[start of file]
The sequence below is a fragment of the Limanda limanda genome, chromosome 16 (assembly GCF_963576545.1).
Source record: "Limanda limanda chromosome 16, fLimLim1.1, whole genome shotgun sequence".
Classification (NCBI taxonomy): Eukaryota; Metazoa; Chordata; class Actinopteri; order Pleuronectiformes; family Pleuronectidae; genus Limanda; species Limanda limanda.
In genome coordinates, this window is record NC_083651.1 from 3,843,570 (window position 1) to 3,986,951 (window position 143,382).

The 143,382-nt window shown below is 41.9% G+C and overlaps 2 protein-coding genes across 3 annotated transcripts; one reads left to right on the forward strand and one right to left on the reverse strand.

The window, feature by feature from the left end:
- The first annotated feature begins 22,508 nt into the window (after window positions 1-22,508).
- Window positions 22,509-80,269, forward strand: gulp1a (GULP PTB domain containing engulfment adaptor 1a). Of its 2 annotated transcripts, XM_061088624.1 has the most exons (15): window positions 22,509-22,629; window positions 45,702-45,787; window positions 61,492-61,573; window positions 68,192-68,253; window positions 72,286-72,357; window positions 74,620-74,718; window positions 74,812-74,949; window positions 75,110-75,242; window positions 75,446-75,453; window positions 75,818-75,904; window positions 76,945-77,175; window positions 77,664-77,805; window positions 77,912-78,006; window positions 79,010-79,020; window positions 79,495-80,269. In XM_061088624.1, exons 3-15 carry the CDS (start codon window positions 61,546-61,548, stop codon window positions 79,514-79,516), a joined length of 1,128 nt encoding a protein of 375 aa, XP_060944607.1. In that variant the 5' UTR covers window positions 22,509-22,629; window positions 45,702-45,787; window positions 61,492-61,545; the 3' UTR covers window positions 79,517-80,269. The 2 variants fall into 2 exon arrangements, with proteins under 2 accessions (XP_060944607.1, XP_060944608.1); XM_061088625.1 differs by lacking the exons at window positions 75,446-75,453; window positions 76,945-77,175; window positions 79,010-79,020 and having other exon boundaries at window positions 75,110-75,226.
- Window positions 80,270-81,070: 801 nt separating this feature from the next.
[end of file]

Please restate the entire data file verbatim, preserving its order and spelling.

The sequence below is a fragment of the Limanda limanda genome, chromosome 16 (assembly GCF_963576545.1).
Source record: "Limanda limanda chromosome 16, fLimLim1.1, whole genome shotgun sequence".
Classification (NCBI taxonomy): Eukaryota; Metazoa; Chordata; class Actinopteri; order Pleuronectiformes; family Pleuronectidae; genus Limanda; species Limanda limanda.
In genome coordinates, this window is record NC_083651.1 from 3,843,570 (window position 1) to 3,986,951 (window position 143,382).

The 143,382-nt window shown below is 41.9% G+C and overlaps 2 protein-coding genes across 3 annotated transcripts; one reads left to right on the forward strand and one right to left on the reverse strand.

The window, feature by feature from the left end:
- The first annotated feature begins 22,508 nt into the window (after window positions 1-22,508).
- Window positions 22,509-80,269, forward strand: gulp1a (GULP PTB domain containing engulfment adaptor 1a). Of its 2 annotated transcripts, XM_061088624.1 has the most exons (15): window positions 22,509-22,629; window positions 45,702-45,787; window positions 61,492-61,573; window positions 68,192-68,253; window positions 72,286-72,357; window positions 74,620-74,718; window positions 74,812-74,949; window positions 75,110-75,242; window positions 75,446-75,453; window positions 75,818-75,904; window positions 76,945-77,175; window positions 77,664-77,805; window positions 77,912-78,006; window positions 79,010-79,020; window positions 79,495-80,269. In XM_061088624.1, exons 3-15 carry the CDS (start codon window positions 61,546-61,548, stop codon window positions 79,514-79,516), a joined length of 1,128 nt encoding a protein of 375 aa, XP_060944607.1. In that variant the 5' UTR covers window positions 22,509-22,629; window positions 45,702-45,787; window positions 61,492-61,545; the 3' UTR covers window positions 79,517-80,269. The 2 variants fall into 2 exon arrangements, with proteins under 2 accessions (XP_060944607.1, XP_060944608.1); XM_061088625.1 differs by lacking the exons at window positions 75,446-75,453; window positions 76,945-77,175; window positions 79,010-79,020 and having other exon boundaries at window positions 75,110-75,226.
- Window positions 80,270-81,070: 801 nt separating this feature from the next.